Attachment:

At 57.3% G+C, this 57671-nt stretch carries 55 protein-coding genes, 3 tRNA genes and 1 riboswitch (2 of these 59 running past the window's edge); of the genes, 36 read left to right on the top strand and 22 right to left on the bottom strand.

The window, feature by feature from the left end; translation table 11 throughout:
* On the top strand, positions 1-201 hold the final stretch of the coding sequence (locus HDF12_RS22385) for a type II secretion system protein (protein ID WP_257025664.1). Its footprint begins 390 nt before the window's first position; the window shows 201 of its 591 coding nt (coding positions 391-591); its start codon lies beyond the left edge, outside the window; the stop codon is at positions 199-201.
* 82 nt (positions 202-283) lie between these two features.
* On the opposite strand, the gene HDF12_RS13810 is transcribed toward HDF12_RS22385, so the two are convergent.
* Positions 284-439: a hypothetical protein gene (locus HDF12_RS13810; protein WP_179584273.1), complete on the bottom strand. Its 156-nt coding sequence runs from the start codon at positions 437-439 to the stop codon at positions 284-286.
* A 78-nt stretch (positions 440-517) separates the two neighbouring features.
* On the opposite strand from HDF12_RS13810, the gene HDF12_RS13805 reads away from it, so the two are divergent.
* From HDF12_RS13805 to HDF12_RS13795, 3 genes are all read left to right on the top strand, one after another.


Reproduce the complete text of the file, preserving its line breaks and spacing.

At 57.3% G+C, this 57671-nt stretch carries 55 protein-coding genes, 3 tRNA genes and 1 riboswitch (2 of these 59 running past the window's edge); of the genes, 36 read left to right on the top strand and 22 right to left on the bottom strand.

The window, feature by feature from the left end; translation table 11 throughout:
* On the top strand, positions 1-201 hold the final stretch of the coding sequence (locus HDF12_RS22385) for a type II secretion system protein (protein ID WP_257025664.1). Its footprint begins 390 nt before the window's first position; the window shows 201 of its 591 coding nt (coding positions 391-591); its start codon lies beyond the left edge, outside the window; the stop codon is at positions 199-201.
* 82 nt (positions 202-283) lie between these two features.
* On the opposite strand, the gene HDF12_RS13810 is transcribed toward HDF12_RS22385, so the two are convergent.
* Positions 284-439: a hypothetical protein gene (locus HDF12_RS13810; protein WP_179584273.1), complete on the bottom strand. Its 156-nt coding sequence runs from the start codon at positions 437-439 to the stop codon at positions 284-286.
* A 78-nt stretch (positions 440-517) separates the two neighbouring features.
* On the opposite strand from HDF12_RS13810, the gene HDF12_RS13805 reads away from it, so the two are divergent.
* From HDF12_RS13805 to HDF12_RS13795, 3 genes are all read left to right on the top strand, one after another.